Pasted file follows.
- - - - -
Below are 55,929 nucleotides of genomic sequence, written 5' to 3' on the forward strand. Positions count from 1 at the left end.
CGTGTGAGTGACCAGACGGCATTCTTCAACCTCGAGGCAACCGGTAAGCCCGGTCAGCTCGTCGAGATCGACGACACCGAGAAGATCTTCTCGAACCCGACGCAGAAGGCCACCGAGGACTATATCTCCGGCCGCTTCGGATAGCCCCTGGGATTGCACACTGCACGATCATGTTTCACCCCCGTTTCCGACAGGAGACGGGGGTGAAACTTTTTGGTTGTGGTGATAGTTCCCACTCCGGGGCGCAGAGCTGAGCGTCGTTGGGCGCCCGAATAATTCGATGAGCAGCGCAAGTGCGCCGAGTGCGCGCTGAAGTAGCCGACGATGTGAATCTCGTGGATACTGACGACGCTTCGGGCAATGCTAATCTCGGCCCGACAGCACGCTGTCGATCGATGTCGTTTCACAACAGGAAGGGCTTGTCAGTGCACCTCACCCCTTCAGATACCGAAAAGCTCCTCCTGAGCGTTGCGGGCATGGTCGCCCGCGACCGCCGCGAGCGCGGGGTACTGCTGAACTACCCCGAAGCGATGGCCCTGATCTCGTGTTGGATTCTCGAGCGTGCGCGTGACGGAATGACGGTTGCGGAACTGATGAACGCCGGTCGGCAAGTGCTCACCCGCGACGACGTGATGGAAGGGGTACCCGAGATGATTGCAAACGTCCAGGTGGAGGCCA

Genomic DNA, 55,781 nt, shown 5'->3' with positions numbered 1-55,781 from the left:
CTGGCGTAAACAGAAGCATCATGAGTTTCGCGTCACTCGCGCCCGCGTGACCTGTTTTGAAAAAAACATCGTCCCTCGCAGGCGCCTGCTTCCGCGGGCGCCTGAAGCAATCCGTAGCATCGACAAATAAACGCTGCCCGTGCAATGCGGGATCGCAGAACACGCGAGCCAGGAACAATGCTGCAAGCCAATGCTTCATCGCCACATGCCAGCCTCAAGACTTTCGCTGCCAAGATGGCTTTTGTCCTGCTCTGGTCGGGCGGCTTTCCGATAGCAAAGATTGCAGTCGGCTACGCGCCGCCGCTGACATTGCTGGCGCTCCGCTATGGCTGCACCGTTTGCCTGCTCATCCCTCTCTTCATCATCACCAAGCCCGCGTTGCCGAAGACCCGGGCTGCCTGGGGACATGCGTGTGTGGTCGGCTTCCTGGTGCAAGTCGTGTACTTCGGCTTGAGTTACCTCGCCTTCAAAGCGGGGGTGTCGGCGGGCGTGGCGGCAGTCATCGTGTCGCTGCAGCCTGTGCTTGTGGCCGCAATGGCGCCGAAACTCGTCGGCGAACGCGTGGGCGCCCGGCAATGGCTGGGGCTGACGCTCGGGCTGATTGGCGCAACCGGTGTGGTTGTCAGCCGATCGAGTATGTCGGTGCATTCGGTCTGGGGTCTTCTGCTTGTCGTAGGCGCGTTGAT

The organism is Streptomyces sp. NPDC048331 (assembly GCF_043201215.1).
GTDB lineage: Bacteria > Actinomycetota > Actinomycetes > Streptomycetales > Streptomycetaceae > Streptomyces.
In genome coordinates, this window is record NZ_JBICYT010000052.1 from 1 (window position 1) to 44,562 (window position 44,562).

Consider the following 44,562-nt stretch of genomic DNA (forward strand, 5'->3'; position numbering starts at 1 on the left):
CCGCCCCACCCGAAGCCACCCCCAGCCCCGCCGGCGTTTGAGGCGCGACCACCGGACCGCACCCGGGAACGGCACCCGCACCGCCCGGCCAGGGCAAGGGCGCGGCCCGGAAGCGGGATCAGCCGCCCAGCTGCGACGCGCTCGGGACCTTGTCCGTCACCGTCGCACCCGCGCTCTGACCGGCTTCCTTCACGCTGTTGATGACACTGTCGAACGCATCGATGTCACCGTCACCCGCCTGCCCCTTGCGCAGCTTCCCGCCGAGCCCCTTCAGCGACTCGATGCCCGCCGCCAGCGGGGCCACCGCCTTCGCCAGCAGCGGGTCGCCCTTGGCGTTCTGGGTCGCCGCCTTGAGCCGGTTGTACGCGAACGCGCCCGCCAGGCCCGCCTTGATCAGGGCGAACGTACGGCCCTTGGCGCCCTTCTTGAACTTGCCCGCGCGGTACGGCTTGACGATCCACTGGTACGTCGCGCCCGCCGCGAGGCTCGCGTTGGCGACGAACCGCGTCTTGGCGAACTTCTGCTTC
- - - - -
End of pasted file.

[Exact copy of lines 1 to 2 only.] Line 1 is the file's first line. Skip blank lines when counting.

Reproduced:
Below are 55,929 nucleotides of genomic sequence, written 5' to 3' on the forward strand. Positions count from 1 at the left end.
CGTGTGAGTGACCAGACGGCATTCTTCAACCTCGAGGCAACCGGTAAGCCCGGTCAGCTCGTCGAGATCGACGACACCGAGAAGATCTTCTCGAACCCGACGCAGAAGGCCACCGAGGACTATATCTCCGGCCGCTTCGGATAGCCCCTGGGATTGCACACTGCACGATCATGTTTCACCCCCGTTTCCGACAGGAGACGGGGGTGAAACTTTTTGGTTGTGGTGATAGTTCCCACTCCGGGGCGCAGAGCTGAGCGTCGTTGGGCGCCCGAATAATTCGATGAGCAGCGCAAGTGCGCCGAGTGCGCGCTGAAGTAGCCGACGATGTGAATCTCGTGGATACTGACGACGCTTCGGGCAATGCTAATCTCGGCCCGACAGCACGCTGTCGATCGATGTCGTTTCACAACAGGAAGGGCTTGTCAGTGCACCTCACCCCTTCAGATACCGAAAAGCTCCTCCTGAGCGTTGCGGGCATGGTCGCCCGCGACCGCCGCGAGCGCGGGGTACTGCTGAACTACCCCGAAGCGATGGCCCTGATCTCGTGTTGGATTCTCGAGCGTGCGCGTGACGGAATGACGGTTGCGGAACTGATGAACGCCGGTCGGCAAGTGCTCACCCGCGACGACGTGATGGAAGGGGTACCCGAGATGATTGCAAACGTCCAGGTGGAGGCCA